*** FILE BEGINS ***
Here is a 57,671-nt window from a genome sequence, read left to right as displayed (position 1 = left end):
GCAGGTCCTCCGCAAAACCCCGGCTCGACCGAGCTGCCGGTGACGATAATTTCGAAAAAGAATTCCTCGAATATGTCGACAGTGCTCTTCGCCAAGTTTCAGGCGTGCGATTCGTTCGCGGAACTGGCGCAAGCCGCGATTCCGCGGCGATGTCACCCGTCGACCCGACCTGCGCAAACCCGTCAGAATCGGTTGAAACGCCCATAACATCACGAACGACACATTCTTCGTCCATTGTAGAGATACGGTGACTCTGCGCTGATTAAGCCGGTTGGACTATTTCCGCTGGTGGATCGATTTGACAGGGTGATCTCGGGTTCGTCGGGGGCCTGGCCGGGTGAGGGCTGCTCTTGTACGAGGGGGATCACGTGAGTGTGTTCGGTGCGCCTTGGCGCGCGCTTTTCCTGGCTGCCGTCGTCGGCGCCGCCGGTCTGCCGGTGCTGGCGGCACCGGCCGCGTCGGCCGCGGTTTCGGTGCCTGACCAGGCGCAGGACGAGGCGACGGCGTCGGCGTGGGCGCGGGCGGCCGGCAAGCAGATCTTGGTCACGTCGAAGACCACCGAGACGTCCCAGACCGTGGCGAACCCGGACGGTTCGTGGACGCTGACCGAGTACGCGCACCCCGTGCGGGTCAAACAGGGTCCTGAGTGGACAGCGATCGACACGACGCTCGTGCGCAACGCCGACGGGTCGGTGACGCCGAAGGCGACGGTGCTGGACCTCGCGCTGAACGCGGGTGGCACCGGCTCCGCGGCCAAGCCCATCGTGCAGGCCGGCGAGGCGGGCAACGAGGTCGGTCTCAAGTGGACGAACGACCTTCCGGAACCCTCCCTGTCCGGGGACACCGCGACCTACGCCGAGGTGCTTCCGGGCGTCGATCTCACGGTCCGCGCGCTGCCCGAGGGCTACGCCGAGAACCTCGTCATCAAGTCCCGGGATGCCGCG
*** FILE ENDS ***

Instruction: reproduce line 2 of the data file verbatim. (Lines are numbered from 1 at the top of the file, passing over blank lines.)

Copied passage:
GCAGGTCCTCCGCAAAACCCCGGCTCGACCGAGCTGCCGGTGACGATAATTTCGAAAAAGAATTCCTCGAATATGTCGACAGTGCTCTTCGCCAAGTTTCAGGCGTGCGATTCGTTCGCGGAACTGGCGCAAGCCGCGATTCCGCGGCGATGTCACCCGTCGACCCGACCTGCGCAAACCCGTCAGAATCGGTTGAAACGCCCATAACATCACGAACGACACATTCTTCGTCCATTGTAGAGATACGGTGACTCTGCGCTGATTAAGCCGGTTGGACTATTTCCGCTGGTGGATCGATTTGACAGGGTGATCTCGGGTTCGTCGGGGGCCTGGCCGGGTGAGGGCTGCTCTTGTACGAGGGGGATCACGTGAGTGTGTTCGGTGCGCCTTGGCGCGCGCTTTTCCTGGCTGCCGTCGTCGGCGCCGCCGGTCTGCCGGTGCTGGCGGCACCGGCCGCGTCGGCCGCGGTTTCGGTGCCTGACCAGGCGCAGGACGAGGCGACGGCGTCGGCGTGGGCGCGGGCGGCCGGCAAGCAGATCTTGGTCACGTCGAAGACCACCGAGACGTCCCAGACCGTGGCGAACCCGGACGGTTCGTGGACGCTGACCGAGTACGCGCACCCCGTGCGGGTCAAACAGGGTCCTGAGTGGACAGCGATCGACACGACGCTCGTGCGCAACGCCGACGGGTCGGTGACGCCGAAGGCGACGGTGCTGGACCTCGCGCTGAACGCGGGTGGCACCGGCTCCGCGGCCAAGCCCATCGTGCAGGCCGGCGAGGCGGGCAACGAGGTCGGTCTCAAGTGGACGAACGACCTTCCGGAACCCTCCCTGTCCGGGGACACCGCGACCTACGCCGAGGTGCTTCCGGGCGTCGATCTCACGGTCCGCGCGCTGCCCGAGGGCTACGCCGAGAACCTCGTCATCAAGTCCCGGGATGCCGCG